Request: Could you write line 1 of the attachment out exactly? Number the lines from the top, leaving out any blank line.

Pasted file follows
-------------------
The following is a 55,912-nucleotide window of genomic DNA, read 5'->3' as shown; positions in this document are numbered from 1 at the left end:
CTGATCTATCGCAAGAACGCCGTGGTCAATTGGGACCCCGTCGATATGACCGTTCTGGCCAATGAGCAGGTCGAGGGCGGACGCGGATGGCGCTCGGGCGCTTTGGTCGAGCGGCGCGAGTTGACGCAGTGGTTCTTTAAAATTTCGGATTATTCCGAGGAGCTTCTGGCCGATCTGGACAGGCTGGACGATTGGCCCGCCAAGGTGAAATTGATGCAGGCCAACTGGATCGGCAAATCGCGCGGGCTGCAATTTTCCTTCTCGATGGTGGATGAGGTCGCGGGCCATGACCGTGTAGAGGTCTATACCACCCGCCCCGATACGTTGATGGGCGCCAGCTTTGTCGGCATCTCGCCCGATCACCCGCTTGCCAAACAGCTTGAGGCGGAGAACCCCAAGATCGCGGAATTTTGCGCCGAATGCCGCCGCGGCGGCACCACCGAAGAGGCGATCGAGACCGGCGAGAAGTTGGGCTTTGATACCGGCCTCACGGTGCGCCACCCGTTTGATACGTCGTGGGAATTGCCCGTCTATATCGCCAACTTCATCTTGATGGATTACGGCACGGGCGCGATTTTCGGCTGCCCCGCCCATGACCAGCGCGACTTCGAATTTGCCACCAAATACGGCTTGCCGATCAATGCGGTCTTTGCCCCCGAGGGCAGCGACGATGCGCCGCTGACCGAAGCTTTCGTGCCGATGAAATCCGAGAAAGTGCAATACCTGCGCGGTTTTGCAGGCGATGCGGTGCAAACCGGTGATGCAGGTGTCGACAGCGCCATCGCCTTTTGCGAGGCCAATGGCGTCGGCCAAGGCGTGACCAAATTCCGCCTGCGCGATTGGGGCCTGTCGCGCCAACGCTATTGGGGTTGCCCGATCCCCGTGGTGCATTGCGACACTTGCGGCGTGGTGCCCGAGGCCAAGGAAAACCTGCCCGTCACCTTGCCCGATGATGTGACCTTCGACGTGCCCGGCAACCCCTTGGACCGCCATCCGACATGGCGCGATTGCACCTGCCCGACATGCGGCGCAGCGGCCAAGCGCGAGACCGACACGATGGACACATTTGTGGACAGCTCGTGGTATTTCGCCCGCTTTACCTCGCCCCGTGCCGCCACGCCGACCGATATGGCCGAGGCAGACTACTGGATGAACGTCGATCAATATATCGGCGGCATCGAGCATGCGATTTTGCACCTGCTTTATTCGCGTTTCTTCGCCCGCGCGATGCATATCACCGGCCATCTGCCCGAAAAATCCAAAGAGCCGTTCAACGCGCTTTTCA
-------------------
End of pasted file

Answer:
The following is a 55,912-nucleotide window of genomic DNA, read 5'->3' as shown; positions in this document are numbered from 1 at the left end: